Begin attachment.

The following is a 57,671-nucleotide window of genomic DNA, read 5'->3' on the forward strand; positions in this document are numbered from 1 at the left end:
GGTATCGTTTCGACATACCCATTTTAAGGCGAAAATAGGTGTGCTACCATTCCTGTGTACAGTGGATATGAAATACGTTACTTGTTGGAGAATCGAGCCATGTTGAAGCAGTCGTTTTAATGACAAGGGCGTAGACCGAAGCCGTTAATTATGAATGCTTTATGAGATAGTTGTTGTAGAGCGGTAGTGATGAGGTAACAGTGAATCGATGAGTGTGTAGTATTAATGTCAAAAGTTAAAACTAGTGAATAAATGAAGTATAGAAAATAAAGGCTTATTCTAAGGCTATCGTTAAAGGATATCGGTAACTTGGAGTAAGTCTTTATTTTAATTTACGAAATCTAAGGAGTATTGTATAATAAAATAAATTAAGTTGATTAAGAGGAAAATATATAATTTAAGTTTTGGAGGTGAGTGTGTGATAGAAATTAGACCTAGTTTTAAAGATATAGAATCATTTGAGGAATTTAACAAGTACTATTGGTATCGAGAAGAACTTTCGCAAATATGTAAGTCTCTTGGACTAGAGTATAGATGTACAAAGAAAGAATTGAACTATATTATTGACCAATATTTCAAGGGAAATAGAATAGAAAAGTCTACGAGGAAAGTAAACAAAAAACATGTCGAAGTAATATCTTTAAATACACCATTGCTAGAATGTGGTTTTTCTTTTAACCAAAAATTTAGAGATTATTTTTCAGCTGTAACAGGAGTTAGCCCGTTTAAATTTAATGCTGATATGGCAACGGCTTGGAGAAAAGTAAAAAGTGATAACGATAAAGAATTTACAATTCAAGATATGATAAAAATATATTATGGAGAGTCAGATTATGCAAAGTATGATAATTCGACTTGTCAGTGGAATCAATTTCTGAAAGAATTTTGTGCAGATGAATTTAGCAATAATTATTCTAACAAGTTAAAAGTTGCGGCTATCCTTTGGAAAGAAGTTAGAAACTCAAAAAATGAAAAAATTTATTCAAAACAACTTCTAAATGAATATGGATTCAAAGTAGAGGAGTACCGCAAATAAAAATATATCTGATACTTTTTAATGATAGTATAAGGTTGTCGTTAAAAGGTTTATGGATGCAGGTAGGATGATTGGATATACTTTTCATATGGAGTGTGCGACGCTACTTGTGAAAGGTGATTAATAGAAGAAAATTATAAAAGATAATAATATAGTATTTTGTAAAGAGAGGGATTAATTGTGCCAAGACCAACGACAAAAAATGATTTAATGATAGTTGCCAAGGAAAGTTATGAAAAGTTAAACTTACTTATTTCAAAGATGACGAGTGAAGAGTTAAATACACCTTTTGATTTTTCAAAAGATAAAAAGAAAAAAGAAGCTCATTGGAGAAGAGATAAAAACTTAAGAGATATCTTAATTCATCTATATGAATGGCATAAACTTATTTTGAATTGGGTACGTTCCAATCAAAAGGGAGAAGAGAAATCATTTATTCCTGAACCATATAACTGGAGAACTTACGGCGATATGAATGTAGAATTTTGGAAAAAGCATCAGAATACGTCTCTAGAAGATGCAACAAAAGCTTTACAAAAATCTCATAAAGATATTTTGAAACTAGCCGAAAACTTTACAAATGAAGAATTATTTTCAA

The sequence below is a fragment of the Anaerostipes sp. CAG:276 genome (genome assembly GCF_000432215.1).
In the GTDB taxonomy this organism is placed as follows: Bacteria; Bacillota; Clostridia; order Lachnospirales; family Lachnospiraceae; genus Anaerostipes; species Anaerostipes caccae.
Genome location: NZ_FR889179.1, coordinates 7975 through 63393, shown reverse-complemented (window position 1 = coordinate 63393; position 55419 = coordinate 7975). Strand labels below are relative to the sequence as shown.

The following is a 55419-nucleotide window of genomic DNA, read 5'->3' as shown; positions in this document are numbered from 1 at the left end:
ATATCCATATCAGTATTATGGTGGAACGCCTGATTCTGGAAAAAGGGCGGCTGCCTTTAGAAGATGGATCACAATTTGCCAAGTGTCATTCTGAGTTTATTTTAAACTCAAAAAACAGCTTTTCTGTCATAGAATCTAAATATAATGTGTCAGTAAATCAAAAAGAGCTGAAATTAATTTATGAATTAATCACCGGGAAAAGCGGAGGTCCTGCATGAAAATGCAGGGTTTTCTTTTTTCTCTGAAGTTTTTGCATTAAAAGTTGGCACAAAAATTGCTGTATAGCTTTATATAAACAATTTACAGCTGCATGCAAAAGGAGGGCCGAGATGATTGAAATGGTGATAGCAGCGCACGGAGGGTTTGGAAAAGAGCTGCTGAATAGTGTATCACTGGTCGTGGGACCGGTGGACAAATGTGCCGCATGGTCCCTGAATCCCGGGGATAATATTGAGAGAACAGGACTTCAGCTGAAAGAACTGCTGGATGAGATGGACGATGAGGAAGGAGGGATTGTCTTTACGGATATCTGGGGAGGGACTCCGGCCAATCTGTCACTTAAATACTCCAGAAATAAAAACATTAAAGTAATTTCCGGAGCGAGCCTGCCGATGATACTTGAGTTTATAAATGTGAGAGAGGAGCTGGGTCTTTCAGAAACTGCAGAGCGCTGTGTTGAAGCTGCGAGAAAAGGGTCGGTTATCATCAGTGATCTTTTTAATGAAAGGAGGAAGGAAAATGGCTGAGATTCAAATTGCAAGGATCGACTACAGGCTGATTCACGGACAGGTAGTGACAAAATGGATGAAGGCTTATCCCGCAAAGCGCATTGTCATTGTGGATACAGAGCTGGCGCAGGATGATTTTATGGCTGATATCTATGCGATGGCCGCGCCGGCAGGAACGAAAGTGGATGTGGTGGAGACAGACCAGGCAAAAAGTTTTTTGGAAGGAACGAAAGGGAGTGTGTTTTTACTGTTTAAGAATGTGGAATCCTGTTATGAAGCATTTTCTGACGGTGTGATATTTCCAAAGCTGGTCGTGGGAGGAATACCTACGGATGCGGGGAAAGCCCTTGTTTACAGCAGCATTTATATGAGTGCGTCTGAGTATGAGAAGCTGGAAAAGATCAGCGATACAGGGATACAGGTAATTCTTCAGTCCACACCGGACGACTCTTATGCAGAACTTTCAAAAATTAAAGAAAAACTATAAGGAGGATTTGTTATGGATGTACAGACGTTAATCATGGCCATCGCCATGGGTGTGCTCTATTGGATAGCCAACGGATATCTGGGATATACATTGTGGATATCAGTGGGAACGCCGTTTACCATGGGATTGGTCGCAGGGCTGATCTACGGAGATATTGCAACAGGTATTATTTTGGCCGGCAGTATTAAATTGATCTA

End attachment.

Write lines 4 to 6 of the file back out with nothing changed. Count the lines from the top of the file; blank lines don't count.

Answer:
In the GTDB taxonomy this organism is placed as follows: Bacteria; Bacillota; Clostridia; order Lachnospirales; family Lachnospiraceae; genus Anaerostipes; species Anaerostipes caccae.
Genome location: NZ_FR889179.1, coordinates 7975 through 63393, shown reverse-complemented (window position 1 = coordinate 63393; position 55419 = coordinate 7975). Strand labels below are relative to the sequence as shown.

The following is a 55419-nucleotide window of genomic DNA, read 5'->3' as shown; positions in this document are numbered from 1 at the left end: